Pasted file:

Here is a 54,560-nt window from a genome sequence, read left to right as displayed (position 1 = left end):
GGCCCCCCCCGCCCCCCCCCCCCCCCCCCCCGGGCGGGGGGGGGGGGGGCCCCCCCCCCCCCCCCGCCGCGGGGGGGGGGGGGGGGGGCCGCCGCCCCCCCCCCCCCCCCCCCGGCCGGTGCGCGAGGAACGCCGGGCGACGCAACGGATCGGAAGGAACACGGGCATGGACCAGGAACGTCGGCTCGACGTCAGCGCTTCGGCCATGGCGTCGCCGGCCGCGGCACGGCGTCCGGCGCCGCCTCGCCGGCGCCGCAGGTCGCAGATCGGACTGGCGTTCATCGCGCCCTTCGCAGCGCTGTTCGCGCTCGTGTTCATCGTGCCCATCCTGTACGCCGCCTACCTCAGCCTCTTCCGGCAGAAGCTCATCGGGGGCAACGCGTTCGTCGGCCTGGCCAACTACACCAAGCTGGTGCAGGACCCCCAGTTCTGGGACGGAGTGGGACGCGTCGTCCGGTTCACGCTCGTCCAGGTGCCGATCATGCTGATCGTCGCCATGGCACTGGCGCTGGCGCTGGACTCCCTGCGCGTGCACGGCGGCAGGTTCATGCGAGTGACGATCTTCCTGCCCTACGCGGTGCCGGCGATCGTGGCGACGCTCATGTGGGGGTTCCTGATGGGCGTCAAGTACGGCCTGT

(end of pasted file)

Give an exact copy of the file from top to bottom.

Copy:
Here is a 54,560-nt window from a genome sequence, read left to right as displayed (position 1 = left end):
GGCCCCCCCCGCCCCCCCCCCCCCCCCCCCCGGGCGGGGGGGGGGGGGGCCCCCCCCCCCCCCCCGCCGCGGGGGGGGGGGGGGGGGGCCGCCGCCCCCCCCCCCCCCCCCCCGGCCGGTGCGCGAGGAACGCCGGGCGACGCAACGGATCGGAAGGAACACGGGCATGGACCAGGAACGTCGGCTCGACGTCAGCGCTTCGGCCATGGCGTCGCCGGCCGCGGCACGGCGTCCGGCGCCGCCTCGCCGGCGCCGCAGGTCGCAGATCGGACTGGCGTTCATCGCGCCCTTCGCAGCGCTGTTCGCGCTCGTGTTCATCGTGCCCATCCTGTACGCCGCCTACCTCAGCCTCTTCCGGCAGAAGCTCATCGGGGGCAACGCGTTCGTCGGCCTGGCCAACTACACCAAGCTGGTGCAGGACCCCCAGTTCTGGGACGGAGTGGGACGCGTCGTCCGGTTCACGCTCGTCCAGGTGCCGATCATGCTGATCGTCGCCATGGCACTGGCGCTGGCGCTGGACTCCCTGCGCGTGCACGGCGGCAGGTTCATGCGAGTGACGATCTTCCTGCCCTACGCGGTGCCGGCGATCGTGGCGACGCTCATGTGGGGGTTCCTGATGGGCGTCAAGTACGGCCTGT